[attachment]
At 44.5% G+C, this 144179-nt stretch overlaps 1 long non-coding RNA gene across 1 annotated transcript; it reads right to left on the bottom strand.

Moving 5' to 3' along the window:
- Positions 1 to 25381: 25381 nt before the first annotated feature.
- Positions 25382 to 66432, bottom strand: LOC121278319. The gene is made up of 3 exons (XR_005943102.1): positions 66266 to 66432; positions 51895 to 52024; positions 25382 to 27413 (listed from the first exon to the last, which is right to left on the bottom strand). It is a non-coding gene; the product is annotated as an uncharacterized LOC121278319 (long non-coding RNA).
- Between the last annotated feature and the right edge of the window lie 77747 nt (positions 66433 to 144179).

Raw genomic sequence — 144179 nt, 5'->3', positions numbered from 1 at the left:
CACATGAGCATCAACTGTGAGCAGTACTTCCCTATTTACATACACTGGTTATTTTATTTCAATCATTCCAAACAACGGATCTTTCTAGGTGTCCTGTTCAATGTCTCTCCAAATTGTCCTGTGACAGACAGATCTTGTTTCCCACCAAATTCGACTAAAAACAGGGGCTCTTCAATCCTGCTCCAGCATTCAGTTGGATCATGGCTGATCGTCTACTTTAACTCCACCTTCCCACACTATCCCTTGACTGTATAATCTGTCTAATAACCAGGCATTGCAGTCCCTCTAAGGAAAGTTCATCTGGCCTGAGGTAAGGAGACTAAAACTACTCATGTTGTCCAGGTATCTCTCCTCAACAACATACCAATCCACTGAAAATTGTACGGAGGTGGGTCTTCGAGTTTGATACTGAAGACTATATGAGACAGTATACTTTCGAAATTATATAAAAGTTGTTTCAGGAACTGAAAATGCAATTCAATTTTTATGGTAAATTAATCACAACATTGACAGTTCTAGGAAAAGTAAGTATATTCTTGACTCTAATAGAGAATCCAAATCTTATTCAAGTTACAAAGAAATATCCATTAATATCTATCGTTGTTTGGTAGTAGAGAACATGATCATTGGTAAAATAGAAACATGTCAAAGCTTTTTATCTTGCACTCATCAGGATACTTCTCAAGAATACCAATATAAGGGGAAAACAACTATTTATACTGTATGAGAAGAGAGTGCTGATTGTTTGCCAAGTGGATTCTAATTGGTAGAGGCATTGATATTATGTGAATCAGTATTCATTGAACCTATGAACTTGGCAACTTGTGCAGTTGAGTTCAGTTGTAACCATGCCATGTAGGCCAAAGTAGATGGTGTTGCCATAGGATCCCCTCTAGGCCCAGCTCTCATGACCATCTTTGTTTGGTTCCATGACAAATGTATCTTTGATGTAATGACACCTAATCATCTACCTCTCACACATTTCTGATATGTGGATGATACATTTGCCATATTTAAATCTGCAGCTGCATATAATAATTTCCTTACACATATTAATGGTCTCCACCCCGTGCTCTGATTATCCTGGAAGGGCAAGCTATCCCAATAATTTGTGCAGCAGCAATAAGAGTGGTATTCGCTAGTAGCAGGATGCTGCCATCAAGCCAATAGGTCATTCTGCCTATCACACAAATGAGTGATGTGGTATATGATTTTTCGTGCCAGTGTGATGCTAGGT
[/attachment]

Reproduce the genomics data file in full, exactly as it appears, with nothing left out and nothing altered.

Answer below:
At 44.5% G+C, this 144179-nt stretch overlaps 1 long non-coding RNA gene across 1 annotated transcript; it reads right to left on the bottom strand.

Moving 5' to 3' along the window:
- Positions 1 to 25381: 25381 nt before the first annotated feature.
- Positions 25382 to 66432, bottom strand: LOC121278319. The gene is made up of 3 exons (XR_005943102.1): positions 66266 to 66432; positions 51895 to 52024; positions 25382 to 27413 (listed from the first exon to the last, which is right to left on the bottom strand). It is a non-coding gene; the product is annotated as an uncharacterized LOC121278319 (long non-coding RNA).
- Between the last annotated feature and the right edge of the window lie 77747 nt (positions 66433 to 144179).

Raw genomic sequence — 144179 nt, 5'->3', positions numbered from 1 at the left:
CACATGAGCATCAACTGTGAGCAGTACTTCCCTATTTACATACACTGGTTATTTTATTTCAATCATTCCAAACAACGGATCTTTCTAGGTGTCCTGTTCAATGTCTCTCCAAATTGTCCTGTGACAGACAGATCTTGTTTCCCACCAAATTCGACTAAAAACAGGGGCTCTTCAATCCTGCTCCAGCATTCAGTTGGATCATGGCTGATCGTCTACTTTAACTCCACCTTCCCACACTATCCCTTGACTGTATAATCTGTCTAATAACCAGGCATTGCAGTCCCTCTAAGGAAAGTTCATCTGGCCTGAGGTAAGGAGACTAAAACTACTCATGTTGTCCAGGTATCTCTCCTCAACAACATACCAATCCACTGAAAATTGTACGGAGGTGGGTCTTCGAGTTTGATACTGAAGACTATATGAGACAGTATACTTTCGAAATTATATAAAAGTTGTTTCAGGAACTGAAAATGCAATTCAATTTTTATGGTAAATTAATCACAACATTGACAGTTCTAGGAAAAGTAAGTATATTCTTGACTCTAATAGAGAATCCAAATCTTATTCAAGTTACAAAGAAATATCCATTAATATCTATCGTTGTTTGGTAGTAGAGAACATGATCATTGGTAAAATAGAAACATGTCAAAGCTTTTTATCTTGCACTCATCAGGATACTTCTCAAGAATACCAATATAAGGGGAAAACAACTATTTATACTGTATGAGAAGAGAGTGCTGATTGTTTGCCAAGTGGATTCTAATTGGTAGAGGCATTGATATTATGTGAATCAGTATTCATTGAACCTATGAACTTGGCAACTTGTGCAGTTGAGTTCAGTTGTAACCATGCCATGTAGGCCAAAGTAGATGGTGTTGCCATAGGATCCCCTCTAGGCCCAGCTCTCATGACCATCTTTGTTTGGTTCCATGACAAATGTATCTTTGATGTAATGACACCTAATCATCTACCTCTCACACATTTCTGATATGTGGATGATACATTTGCCATATTTAAATCTGCAGCTGCATATAATAATTTCCTTACACATATTAATGGTCTCCACCCCGTGCTCTGATTATCCTGGAAGGGCAAGCTATCCCAATAATTTGTGCAGCAGCAATAAGAGTGGTATTCGCTAGTAGCAGGATGCTGCCATCAAGCCAATAGGTCATTCTGCCTATCACACAAATGAGTGATGTGGTATATGATTTTTCGTGCCAGTGTGATGCTAGGT